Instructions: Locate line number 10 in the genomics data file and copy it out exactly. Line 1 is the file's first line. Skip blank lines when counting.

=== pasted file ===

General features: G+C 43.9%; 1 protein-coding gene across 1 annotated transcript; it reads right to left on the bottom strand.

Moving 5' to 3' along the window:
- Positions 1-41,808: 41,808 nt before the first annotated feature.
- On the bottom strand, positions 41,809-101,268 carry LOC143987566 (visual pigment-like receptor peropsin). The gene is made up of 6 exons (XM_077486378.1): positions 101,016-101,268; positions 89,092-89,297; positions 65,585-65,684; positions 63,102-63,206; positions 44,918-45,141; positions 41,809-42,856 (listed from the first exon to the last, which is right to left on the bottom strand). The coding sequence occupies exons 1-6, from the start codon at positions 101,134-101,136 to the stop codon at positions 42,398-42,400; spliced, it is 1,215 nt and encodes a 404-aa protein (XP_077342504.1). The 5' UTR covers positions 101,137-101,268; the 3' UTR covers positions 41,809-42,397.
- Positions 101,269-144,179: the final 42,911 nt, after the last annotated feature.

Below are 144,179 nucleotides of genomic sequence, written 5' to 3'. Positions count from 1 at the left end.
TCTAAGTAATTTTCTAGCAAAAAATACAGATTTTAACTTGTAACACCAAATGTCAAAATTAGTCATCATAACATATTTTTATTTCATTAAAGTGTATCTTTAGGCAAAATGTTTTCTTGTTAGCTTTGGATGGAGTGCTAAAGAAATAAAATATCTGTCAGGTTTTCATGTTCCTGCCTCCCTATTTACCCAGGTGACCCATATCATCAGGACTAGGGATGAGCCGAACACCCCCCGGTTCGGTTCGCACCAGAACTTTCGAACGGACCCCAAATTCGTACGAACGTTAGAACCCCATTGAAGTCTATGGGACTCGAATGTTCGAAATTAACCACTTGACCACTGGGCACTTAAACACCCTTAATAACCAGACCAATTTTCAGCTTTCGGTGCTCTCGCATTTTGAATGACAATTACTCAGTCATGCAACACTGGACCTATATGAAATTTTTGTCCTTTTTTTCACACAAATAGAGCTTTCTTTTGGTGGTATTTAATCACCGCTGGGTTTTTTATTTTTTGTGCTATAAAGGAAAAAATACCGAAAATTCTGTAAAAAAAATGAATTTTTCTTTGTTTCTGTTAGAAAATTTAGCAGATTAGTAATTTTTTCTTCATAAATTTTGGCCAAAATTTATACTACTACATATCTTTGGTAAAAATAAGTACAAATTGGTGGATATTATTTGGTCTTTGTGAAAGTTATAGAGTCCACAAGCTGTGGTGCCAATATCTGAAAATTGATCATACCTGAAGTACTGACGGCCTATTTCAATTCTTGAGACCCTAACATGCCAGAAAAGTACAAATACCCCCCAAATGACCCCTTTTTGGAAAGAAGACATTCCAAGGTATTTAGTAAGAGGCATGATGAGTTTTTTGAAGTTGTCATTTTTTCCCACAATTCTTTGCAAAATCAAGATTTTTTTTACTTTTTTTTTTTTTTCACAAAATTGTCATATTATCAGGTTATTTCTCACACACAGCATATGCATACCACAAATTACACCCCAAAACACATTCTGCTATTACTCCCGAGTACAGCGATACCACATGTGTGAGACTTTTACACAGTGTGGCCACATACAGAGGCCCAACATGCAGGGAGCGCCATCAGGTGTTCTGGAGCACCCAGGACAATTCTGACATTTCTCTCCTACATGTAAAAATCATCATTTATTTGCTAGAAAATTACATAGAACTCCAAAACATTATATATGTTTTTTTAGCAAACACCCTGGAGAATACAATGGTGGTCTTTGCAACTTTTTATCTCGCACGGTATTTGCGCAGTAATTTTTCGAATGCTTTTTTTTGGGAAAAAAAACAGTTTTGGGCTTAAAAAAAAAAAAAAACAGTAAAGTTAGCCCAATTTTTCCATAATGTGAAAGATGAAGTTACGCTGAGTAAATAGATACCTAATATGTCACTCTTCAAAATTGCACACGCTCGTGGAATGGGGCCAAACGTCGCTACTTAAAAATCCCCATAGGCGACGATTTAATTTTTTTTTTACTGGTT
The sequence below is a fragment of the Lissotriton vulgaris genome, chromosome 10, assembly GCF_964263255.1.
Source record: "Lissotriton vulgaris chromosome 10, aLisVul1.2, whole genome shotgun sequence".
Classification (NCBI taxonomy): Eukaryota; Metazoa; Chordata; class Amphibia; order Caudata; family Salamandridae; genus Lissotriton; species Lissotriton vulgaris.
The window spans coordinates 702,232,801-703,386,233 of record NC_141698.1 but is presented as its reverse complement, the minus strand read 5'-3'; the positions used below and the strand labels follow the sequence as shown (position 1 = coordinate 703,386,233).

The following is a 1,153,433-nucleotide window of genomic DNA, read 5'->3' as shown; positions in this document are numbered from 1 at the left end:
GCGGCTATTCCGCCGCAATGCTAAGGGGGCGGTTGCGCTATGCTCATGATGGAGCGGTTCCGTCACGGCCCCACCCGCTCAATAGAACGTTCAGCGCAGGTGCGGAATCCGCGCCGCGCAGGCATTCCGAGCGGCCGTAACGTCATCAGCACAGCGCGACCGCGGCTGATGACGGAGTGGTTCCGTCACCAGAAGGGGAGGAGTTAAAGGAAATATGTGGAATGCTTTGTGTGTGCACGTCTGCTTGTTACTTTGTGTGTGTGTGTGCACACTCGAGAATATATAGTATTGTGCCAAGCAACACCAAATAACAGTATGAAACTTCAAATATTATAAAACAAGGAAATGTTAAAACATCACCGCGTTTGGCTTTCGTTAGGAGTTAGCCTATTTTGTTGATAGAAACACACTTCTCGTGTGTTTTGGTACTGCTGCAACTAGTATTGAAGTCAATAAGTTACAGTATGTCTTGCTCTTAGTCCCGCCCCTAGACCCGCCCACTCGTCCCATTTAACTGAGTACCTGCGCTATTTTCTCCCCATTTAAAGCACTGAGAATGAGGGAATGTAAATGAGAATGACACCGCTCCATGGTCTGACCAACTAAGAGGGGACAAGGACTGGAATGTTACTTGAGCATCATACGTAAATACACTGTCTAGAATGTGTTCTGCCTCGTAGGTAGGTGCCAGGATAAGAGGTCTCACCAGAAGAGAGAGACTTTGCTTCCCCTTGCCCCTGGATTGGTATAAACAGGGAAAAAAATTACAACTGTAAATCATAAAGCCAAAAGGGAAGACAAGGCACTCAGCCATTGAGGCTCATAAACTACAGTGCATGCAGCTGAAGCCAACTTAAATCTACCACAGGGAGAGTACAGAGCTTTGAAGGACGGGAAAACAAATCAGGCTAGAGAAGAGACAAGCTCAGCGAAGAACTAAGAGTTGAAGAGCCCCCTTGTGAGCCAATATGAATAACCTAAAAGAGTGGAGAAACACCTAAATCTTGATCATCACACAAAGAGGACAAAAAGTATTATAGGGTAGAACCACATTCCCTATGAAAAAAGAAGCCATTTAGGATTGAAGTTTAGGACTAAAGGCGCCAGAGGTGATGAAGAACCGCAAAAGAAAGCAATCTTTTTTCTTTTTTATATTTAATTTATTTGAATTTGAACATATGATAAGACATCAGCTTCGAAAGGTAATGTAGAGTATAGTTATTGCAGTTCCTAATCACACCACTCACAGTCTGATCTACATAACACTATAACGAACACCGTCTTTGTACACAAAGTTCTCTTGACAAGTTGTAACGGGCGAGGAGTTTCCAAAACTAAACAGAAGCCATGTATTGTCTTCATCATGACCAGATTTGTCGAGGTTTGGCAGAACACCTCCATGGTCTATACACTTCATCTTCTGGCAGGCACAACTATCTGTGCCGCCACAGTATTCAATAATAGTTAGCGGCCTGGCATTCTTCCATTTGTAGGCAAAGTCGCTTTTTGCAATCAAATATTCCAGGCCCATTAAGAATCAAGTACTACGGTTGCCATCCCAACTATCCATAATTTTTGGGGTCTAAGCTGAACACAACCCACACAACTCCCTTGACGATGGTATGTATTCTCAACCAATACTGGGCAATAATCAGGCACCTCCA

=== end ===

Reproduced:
Classification (NCBI taxonomy): Eukaryota; Metazoa; Chordata; class Amphibia; order Caudata; family Salamandridae; genus Lissotriton; species Lissotriton vulgaris.